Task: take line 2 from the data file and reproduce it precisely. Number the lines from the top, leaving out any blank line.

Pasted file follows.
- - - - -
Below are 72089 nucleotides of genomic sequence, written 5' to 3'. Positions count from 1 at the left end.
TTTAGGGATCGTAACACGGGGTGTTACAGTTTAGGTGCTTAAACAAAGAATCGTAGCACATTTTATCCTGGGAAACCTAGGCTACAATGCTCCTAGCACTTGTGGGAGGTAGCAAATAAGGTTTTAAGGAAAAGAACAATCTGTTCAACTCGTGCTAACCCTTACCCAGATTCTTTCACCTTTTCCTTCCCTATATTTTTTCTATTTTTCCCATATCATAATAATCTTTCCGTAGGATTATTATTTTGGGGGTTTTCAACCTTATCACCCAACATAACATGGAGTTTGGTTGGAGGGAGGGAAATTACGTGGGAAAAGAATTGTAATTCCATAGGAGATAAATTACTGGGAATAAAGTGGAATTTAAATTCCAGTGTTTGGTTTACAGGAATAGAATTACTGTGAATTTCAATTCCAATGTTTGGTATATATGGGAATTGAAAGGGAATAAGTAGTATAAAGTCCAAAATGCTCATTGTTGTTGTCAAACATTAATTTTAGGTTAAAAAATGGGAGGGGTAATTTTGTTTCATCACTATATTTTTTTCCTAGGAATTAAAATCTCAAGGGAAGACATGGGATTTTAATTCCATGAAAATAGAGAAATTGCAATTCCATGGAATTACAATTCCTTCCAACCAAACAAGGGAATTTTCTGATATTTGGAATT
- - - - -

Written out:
TTTAGGGATCGTAACACGGGGTGTTACAGTTTAGGTGCTTAAACAAAGAATCGTAGCACATTTTATCCTGGGAAACCTAGGCTACAATGCTCCTAGCACTTGTGGGAGGTAGCAAATAAGGTTTTAAGGAAAAGAACAATCTGTTCAACTCGTGCTAACCCTTACCCAGATTCTTTCACCTTTTCCTTCCCTATATTTTTTCTATTTTTCCCATATCATAATAATCTTTCCGTAGGATTATTATTTTGGGGGTTTTCAACCTTATCACCCAACATAACATGGAGTTTGGTTGGAGGGAGGGAAATTACGTGGGAAAAGAATTGTAATTCCATAGGAGATAAATTACTGGGAATAAAGTGGAATTTAAATTCCAGTGTTTGGTTTACAGGAATAGAATTACTGTGAATTTCAATTCCAATGTTTGGTATATATGGGAATTGAAAGGGAATAAGTAGTATAAAGTCCAAAATGCTCATTGTTGTTGTCAAACATTAATTTTAGGTTAAAAAATGGGAGGGGTAATTTTGTTTCATCACTATATTTTTTTCCTAGGAATTAAAATCTCAAGGGAAGACATGGGATTTTAATTCCATGAAAATAGAGAAATTGCAATTCCATGGAATTACAATTCCTTCCAACCAAACAAGGGAATTTTCTGATATTTGGAATT